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How to Avoid a Holiday Diet Disaster?

diet disaster

Hark! The holidays are here–full of family, friends, fun and fattening food. Try some of these mealtime tactics to help you stay in control of your daily diet.

  • Drink a full glass of water or a cup of bouillon before each meal to help take the edge off your appetite. If you prefer, indulge in a few low-calorie raw vegetables and you’ll be less inclined to overeat.
  • Set a pretty table to make each meal–even the low calorie meals–a special occasion. Place mats make the biggest difference. Stock up on inexpensive but beautifully designed paper place mats and napkins in a variety of pretty colors and patterns.
  • Pass up a large dinner plate in favor of a smaller luncheon or salad plate for all meals. Served on a smaller plate, smaller portions of food look larger and more satisfying.
  • Serve up plates in the kitchen directly from pans on the stove. Take only your plate to the table. Without serving bowls full of food you’ll be less tempted to have a second helping and have fewer dishes to wash. You might also serve food in separate courses or separate small dishes.
  • If you are entertaining, keep busy by filling everyone else’s plate, leaving you less time to eat.
  • Make the food on your plate look as attractive and appetizing as possible. Garnishes of parsley or watercress, orange, apple or radish slices are colorful and fill the plate to make the amount of food look like more than it really is.
  • Don’t eat and read or watch television. For that matter, don’t eat while you’re doing anything else–ironing, talking on the telephone, etc. Calories will add up before you know it. Concentrate on what you’re eating, on the size and pleasure of each bite.
  • Eat the salad before the rest of your meal. You’ll be less hungry for the food that follows.
  • Sip on a low-calorie beverage between bites. Sip, don’t gulp.
  • Eat slowly–very slowly–and savor every bite. Slowing down will make you more aware of what you’re eating, increase your pleasure, increase your control over food choices, aid digestion and signal your brain when your stomach is full and blood sugar level is up.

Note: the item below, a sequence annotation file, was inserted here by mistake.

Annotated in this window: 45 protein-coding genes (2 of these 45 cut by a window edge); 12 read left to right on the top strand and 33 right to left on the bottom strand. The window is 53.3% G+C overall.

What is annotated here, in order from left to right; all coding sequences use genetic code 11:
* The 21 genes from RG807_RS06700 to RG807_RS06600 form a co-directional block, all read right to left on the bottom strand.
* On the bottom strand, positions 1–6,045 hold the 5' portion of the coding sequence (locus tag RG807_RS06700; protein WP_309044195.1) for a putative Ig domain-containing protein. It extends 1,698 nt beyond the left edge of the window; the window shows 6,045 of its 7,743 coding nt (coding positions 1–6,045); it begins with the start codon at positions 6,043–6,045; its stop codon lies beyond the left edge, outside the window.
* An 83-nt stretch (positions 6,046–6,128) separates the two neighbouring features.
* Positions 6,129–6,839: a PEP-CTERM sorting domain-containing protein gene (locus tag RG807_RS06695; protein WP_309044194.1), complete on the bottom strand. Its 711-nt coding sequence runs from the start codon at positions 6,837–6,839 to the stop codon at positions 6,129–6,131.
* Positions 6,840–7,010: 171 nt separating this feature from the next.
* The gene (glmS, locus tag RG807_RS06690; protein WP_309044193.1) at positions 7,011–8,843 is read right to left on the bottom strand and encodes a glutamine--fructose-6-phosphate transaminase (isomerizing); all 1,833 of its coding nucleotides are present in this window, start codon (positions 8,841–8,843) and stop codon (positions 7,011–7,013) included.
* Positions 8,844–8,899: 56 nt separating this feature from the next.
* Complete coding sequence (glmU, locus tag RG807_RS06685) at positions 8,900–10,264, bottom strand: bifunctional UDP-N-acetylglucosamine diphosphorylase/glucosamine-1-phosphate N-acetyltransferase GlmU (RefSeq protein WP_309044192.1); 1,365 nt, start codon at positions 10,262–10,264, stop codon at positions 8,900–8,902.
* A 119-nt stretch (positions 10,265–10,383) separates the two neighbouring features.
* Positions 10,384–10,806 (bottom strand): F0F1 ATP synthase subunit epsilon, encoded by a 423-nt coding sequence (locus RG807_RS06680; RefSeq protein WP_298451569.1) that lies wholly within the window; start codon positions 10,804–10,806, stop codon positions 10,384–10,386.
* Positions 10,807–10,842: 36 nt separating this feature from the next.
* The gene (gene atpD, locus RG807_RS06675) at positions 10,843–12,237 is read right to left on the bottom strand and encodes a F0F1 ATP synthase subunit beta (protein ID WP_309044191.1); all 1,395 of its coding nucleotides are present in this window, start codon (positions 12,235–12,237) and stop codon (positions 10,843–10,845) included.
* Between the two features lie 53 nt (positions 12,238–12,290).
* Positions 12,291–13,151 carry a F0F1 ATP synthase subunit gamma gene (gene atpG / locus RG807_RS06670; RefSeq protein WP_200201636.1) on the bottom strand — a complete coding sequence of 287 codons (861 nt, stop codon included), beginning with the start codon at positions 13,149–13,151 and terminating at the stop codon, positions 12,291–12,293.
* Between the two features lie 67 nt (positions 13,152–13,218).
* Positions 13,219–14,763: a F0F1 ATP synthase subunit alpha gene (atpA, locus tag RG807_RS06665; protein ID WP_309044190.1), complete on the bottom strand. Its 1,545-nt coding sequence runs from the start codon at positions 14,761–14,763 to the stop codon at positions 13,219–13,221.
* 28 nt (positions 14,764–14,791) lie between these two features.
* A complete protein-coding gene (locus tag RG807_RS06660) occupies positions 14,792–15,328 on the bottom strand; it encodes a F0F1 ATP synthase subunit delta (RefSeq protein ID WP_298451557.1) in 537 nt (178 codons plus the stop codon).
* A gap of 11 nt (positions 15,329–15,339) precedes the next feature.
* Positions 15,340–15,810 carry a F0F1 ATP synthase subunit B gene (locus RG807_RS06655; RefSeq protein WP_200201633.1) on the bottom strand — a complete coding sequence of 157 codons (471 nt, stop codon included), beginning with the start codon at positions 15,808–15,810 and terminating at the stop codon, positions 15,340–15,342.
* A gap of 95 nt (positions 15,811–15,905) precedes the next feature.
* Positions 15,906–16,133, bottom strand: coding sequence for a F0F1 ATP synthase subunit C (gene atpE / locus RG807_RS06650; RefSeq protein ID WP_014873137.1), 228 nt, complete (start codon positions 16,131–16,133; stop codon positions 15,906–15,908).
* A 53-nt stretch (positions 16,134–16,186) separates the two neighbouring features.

• Cut up your food, one small piece at a time. Cutting everything at once speeds your eating time.
  • Put your knife and fork down on your plate between bites. People who eat with their utensils in their hand have a habit of eating more rapidly.
  • Chew each bite at least 10 times before swallowing.
  • Wipe your mouth lightly with your napkin between bites.
  • Don’t save the best item for last. You may find yourself eating other food quickly in order to get to it.
  • Finish each meal with something sweet. There’s a psychological satisfaction to ending a meal with a sweet taste. It doesn’t have to be a traditional dessert. Fruit or an after-dinner mint will do. Whatever it is, make it small.
  • After a meal, remove any food from the table immediately. Whenever possible, ask someone else to scrape the leftovers so you won’t be tempted to eat that last spoonful of whatever looks good.
  • Wrap up and give leftovers to departing guests. Guests may appreciate your thoughtfulness and you won’t have the leftovers around to snack on.
  • Don’t hang around the kitchen. It’s too tempting to nibble.
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